Even after a successful recovery, a history of professional burnout can stymie promotion possibilities. iStockPhoto.com // Pavel Muravev

Burnout Torches Promotion Possibilities

Employees increasingly encounter workplace conditions that contribute to poor mental health outcomes and, over time, burnout. But what comes after burnout? A recent article by Philippe Sterkens and colleagues helps uncover the ongoing career effects of burnout stigma.

The study, published in European Sociological Review, draws from an online vignette experiment administered to 405 American and British managers. Participants were asked to evaluate a fictitious candidate’s suitability for an internal vacancy. The vignettes included evaluations of a graphic designer, billing and cost clerk, sales manager, and biomass plant technician, and the applicants’ descriptions were varied by gender, employment record, and performance evaluation. Data analysis reveals that, notwithstanding a successful recovery, employees’ history of having a stress leave due to burnout creates a severe obstacle that hampers candidates’ options for promotion. ​​This is especially noteworthy considering that the combined effects of performance evaluation and organizational tenure are eclipsed by the impact of burnout history on promotion propensity.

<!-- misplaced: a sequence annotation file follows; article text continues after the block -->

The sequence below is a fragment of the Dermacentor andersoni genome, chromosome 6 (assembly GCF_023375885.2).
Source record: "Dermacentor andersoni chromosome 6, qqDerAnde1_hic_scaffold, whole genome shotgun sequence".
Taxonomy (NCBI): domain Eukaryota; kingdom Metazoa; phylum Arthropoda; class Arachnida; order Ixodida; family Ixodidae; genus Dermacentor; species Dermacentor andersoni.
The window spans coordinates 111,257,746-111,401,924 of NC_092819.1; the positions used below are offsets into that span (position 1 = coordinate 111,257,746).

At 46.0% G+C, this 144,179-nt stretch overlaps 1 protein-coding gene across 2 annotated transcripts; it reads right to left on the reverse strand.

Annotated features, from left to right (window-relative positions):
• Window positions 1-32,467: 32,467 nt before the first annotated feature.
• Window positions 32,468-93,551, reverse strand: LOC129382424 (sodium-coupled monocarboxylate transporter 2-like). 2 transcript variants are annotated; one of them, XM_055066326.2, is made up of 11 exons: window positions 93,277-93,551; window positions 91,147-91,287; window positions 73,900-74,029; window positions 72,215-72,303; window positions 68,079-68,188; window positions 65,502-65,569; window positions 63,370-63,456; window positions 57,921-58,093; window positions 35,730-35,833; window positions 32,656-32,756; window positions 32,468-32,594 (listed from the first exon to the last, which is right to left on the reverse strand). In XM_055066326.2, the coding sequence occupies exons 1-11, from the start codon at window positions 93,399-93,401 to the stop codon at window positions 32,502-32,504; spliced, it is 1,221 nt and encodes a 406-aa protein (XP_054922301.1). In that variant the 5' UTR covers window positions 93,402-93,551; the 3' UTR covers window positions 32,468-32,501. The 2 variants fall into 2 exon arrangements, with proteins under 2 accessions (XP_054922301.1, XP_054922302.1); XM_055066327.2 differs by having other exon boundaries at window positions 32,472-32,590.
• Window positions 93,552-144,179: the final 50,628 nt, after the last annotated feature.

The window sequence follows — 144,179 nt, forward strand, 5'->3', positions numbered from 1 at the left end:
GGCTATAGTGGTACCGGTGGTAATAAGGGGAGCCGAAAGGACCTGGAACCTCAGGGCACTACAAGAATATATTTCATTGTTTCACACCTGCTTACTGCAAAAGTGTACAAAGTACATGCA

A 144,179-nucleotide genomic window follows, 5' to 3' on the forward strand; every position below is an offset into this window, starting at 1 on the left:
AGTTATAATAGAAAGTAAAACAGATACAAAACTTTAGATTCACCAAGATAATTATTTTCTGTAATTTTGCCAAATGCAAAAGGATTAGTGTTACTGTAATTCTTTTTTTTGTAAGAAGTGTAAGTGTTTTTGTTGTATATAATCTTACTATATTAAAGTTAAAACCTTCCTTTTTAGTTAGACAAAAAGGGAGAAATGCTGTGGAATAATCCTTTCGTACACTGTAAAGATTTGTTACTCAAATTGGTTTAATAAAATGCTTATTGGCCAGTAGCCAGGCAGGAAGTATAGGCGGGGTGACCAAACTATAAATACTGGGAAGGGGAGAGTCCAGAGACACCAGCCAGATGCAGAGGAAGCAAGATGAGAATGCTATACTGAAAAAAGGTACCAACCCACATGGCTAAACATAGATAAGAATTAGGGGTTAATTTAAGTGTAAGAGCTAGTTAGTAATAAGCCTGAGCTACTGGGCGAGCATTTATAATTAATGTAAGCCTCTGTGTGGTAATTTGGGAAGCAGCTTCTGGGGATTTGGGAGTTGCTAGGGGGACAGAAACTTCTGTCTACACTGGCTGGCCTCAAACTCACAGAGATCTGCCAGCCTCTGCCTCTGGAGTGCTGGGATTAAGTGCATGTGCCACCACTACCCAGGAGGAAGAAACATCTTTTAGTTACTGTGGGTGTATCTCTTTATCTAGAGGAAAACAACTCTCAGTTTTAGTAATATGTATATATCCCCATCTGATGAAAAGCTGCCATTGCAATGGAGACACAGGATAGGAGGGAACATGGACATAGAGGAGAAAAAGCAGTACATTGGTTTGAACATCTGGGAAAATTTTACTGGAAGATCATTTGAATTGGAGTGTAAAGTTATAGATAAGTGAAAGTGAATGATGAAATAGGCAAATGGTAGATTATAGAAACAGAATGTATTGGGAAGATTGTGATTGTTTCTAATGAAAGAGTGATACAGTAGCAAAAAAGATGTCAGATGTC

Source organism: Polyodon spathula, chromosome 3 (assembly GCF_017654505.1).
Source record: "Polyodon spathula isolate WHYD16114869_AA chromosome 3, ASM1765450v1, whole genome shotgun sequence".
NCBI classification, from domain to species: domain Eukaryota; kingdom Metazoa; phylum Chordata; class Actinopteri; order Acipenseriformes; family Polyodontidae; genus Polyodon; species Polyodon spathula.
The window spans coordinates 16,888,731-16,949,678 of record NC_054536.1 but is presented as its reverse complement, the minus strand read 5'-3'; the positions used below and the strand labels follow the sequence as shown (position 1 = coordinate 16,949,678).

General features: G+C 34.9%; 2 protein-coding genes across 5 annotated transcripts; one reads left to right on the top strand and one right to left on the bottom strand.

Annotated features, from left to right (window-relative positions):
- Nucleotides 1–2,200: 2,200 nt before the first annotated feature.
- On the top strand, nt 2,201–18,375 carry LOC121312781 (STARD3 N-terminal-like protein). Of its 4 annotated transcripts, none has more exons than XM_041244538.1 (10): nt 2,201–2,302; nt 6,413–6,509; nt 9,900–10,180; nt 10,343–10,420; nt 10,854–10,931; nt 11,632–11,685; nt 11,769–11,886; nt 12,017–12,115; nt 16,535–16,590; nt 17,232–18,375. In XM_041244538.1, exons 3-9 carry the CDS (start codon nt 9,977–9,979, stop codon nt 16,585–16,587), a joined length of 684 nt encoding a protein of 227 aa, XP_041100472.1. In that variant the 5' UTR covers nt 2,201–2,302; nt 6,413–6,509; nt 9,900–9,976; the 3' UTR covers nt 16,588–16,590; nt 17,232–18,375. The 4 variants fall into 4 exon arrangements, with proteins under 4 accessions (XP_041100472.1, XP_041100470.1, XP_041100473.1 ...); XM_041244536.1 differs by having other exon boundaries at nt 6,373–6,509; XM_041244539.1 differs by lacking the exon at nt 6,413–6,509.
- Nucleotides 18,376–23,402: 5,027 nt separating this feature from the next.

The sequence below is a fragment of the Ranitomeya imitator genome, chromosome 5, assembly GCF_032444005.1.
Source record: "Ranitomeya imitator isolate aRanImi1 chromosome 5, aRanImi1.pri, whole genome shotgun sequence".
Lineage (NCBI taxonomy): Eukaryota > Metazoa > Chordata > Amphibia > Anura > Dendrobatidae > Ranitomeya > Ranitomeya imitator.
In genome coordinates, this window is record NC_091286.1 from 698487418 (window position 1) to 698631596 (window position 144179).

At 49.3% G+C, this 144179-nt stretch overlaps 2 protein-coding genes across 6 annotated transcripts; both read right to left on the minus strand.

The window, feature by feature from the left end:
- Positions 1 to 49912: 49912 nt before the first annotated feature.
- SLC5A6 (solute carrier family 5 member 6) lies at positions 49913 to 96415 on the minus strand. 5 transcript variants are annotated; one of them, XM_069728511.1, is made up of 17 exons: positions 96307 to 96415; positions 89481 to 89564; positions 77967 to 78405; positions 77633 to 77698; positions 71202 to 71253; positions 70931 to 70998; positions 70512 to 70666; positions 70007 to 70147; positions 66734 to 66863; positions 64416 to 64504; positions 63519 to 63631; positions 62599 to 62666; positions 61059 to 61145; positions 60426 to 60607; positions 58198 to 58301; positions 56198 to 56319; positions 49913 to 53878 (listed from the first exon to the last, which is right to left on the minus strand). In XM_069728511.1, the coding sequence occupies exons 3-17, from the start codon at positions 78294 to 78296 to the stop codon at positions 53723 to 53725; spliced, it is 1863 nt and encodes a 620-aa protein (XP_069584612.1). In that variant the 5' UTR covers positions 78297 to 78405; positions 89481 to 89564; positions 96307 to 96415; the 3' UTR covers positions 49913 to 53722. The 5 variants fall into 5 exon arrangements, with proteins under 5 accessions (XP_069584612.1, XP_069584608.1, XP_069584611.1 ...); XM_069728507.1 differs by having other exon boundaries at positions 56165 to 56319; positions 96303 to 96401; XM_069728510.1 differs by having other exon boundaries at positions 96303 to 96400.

The authors liken the unlikeliness of achieving a promotion after experiencing burnout to “boiling the ocean” and attribute it to stigma attached to burnout. The experiment reveals managers’ assumption that individuals who have experienced burnout may possess lower leadership capacities, a reduced ability to assume an exemplary role within the organization, lower stress tolerance, and a decreased likelihood of securing employment outside of the organization. The results emphasize the need for policymakers and organizations to address burnout syndrome: Overlooking a pool of internal promotion candidates due to discrimination risks losing out on vital institutional knowledge.